The American Booksellers Association has joined with Penguin Random House, Simon & Schuster, the Authors Guild, and others in the book industry, to sign a petition calling on Congress and the White House to end the U.S. trade embargo against Cuba as it relates to books and educational materials.
Posted on the Publishers Weekly website on Thursday, March 10, the petition comes on the heels of the first-ever publishing mission to Cuba in February, which was organized by PW and Combined Book Exhibit. The two-day program of panels and professional education was designed for American publishers looking to build professional relationships with the state-run Cuban publishing industry and included an exhibition of titles from American publishers at the Havana Book Fair.
The petition, which was launched by Publishers Weekly, in cooperation with Combined Book Exhibit and the e-book distribution platform Smashwords, asks Congress and the president to lift the U.S. trade embargo against Cuba “related to the production, distribution, and sale of books and educational materials.” It further notes that lifting the embargo is “consistent with the will of the American people, who, according to 2015 Gallup and Pew polls, overwhelmingly support the elimination of the U.S. trade embargo against Cuba.”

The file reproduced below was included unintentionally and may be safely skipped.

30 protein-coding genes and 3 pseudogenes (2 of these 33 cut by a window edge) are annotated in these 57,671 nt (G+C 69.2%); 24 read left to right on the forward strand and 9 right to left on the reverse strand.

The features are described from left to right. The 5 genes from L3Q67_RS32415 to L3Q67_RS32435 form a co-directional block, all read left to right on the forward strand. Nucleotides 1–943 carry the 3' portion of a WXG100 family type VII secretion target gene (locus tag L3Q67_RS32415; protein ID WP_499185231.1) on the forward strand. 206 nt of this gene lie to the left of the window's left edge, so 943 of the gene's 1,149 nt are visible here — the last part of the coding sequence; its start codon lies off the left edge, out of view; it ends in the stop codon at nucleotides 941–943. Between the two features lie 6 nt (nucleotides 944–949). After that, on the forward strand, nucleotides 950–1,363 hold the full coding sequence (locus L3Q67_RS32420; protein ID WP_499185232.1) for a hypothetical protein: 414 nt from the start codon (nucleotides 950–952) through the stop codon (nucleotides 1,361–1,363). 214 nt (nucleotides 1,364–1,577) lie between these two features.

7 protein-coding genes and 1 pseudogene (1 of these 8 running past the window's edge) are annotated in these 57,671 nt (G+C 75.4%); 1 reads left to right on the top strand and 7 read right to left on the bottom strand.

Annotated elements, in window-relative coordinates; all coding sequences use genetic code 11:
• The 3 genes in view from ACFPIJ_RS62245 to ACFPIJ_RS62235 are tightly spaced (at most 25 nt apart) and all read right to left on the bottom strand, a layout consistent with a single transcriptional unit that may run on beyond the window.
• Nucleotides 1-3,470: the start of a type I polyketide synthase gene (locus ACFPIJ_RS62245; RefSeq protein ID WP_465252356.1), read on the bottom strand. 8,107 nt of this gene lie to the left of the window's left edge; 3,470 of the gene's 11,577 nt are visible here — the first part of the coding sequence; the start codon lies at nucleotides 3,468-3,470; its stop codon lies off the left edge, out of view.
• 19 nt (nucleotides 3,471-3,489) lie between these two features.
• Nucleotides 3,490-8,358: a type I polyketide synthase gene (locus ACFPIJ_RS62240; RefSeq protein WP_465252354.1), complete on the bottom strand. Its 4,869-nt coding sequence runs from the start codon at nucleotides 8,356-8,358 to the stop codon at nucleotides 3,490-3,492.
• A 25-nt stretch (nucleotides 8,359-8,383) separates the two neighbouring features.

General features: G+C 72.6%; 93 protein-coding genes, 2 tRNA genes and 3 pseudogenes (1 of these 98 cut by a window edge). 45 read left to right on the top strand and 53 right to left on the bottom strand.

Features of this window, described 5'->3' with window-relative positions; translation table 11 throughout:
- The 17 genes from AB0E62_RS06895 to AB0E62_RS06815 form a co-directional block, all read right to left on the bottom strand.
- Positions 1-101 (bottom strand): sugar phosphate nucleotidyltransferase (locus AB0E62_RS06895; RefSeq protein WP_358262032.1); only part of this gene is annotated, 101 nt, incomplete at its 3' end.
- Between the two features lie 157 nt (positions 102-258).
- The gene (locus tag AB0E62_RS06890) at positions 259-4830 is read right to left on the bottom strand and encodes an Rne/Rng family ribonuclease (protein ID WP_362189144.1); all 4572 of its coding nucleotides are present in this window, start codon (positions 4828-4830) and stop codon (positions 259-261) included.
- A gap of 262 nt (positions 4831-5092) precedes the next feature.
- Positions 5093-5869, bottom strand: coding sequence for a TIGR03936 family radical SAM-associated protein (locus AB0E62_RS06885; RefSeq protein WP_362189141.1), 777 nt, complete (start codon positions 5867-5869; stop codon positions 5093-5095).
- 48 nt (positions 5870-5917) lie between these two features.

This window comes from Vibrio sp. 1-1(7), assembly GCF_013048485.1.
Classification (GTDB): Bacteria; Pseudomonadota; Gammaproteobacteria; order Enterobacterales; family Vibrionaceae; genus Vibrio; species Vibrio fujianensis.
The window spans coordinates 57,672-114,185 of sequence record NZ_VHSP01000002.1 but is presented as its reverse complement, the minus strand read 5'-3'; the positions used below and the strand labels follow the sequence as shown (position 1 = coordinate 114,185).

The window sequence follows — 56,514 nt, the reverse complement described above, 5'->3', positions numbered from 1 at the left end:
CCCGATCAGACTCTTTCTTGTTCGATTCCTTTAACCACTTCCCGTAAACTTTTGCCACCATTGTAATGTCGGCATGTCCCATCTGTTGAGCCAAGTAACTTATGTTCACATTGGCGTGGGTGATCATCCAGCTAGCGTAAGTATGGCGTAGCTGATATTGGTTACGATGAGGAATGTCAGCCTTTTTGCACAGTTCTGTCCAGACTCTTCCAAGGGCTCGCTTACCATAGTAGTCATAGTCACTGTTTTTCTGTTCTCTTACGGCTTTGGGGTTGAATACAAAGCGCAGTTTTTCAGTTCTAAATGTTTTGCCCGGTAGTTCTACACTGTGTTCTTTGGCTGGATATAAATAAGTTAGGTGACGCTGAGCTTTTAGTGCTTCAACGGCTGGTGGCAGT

An end to the embargo would mean that Cuban writers could be published in the U.S. and U.S. publishers will be able to sell their books in Cuba. The Wall Street Journal reported that the petition will be published on the editorial cover of the March 14 edition of Publishers Weekly, with the names of the signatories printed inside.
The petition’s more than 50 signatories also include the Independent Book Publishers Association; Independent Publishers Group; Baker & Taylor; Hachette Book Group; Open Road Integrated Media Inc.; the Comic Book Legal Defense Fund; and 26 of the 40 Americans who took part in the publishing mission to Cuba, including Annie Philbrick, owner of Bank Square Books in Mystic, Connecticut and Savoy Bookshop & Café in Westerly, Rhode Island.
The petition contends that “the U.S. trade embargo is harmful to book culture and runs counter to American ideals of free expression. Books are catalysts for greater cross-cultural understanding, economic development, free expression, and positive social change.”
Mark Coker, chief executive of Smashwords, told the WSJ that copies of the petition will be sent to the White House and members of Congress after it is published in PW. Coker, who also took part in the publishing mission to Cuba, said he expects his company to digitally publish thousands of Cuban writers in Spanish, making their works available internationally.
President Obama is scheduled to visit Cuba from March 21 to 22, which will make him the first sitting president to visit the country since Calvin Coolidge in 1928. After more than 50 years of a U.S. trade and travel ban against Cuba, President Obama began loosening restrictions in late 2014 and is expected to announce another action to ease restrictions before he leaves on his trip. An act of Congress is required to fully lift the embargoes, however, an action that is opposed by many Republicans.
According to the WSJ, the petition signed by members of the book industry sets the stage for a separate but related petition that the American public can sign at WhiteHouse.gov under the “We the People Petitions” section. Once the online petition is up, it has 30 days to reach 100,000 signatures. If it reaches 100,000, the White House is obligated to respond.